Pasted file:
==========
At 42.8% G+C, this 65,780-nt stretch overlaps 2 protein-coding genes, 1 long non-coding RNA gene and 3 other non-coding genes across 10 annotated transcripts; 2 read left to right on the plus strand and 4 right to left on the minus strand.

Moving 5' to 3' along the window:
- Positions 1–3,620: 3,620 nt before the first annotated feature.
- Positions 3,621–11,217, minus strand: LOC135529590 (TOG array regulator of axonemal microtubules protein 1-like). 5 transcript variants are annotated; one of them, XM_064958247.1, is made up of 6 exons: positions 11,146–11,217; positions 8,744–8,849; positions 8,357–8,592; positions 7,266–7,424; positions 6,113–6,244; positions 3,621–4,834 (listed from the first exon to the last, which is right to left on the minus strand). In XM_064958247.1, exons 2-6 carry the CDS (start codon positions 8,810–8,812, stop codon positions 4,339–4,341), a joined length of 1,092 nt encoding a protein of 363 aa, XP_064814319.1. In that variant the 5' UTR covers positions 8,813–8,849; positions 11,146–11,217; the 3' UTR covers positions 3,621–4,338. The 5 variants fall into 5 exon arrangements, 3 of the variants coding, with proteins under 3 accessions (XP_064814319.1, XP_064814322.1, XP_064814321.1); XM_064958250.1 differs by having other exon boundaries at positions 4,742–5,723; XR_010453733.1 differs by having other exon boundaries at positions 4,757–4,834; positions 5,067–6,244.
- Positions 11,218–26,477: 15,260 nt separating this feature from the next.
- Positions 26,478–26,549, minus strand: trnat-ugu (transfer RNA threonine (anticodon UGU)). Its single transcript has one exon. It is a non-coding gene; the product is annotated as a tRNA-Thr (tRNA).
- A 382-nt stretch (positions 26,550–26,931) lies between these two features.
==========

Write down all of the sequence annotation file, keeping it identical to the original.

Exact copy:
At 42.8% G+C, this 65,780-nt stretch overlaps 2 protein-coding genes, 1 long non-coding RNA gene and 3 other non-coding genes across 10 annotated transcripts; 2 read left to right on the plus strand and 4 right to left on the minus strand.

Moving 5' to 3' along the window:
- Positions 1–3,620: 3,620 nt before the first annotated feature.
- Positions 3,621–11,217, minus strand: LOC135529590 (TOG array regulator of axonemal microtubules protein 1-like). 5 transcript variants are annotated; one of them, XM_064958247.1, is made up of 6 exons: positions 11,146–11,217; positions 8,744–8,849; positions 8,357–8,592; positions 7,266–7,424; positions 6,113–6,244; positions 3,621–4,834 (listed from the first exon to the last, which is right to left on the minus strand). In XM_064958247.1, exons 2-6 carry the CDS (start codon positions 8,810–8,812, stop codon positions 4,339–4,341), a joined length of 1,092 nt encoding a protein of 363 aa, XP_064814319.1. In that variant the 5' UTR covers positions 8,813–8,849; positions 11,146–11,217; the 3' UTR covers positions 3,621–4,338. The 5 variants fall into 5 exon arrangements, 3 of the variants coding, with proteins under 3 accessions (XP_064814319.1, XP_064814322.1, XP_064814321.1); XM_064958250.1 differs by having other exon boundaries at positions 4,742–5,723; XR_010453733.1 differs by having other exon boundaries at positions 4,757–4,834; positions 5,067–6,244.
- Positions 11,218–26,477: 15,260 nt separating this feature from the next.
- Positions 26,478–26,549, minus strand: trnat-ugu (transfer RNA threonine (anticodon UGU)). Its single transcript has one exon. It is a non-coding gene; the product is annotated as a tRNA-Thr (tRNA).
- A 382-nt stretch (positions 26,550–26,931) lies between these two features.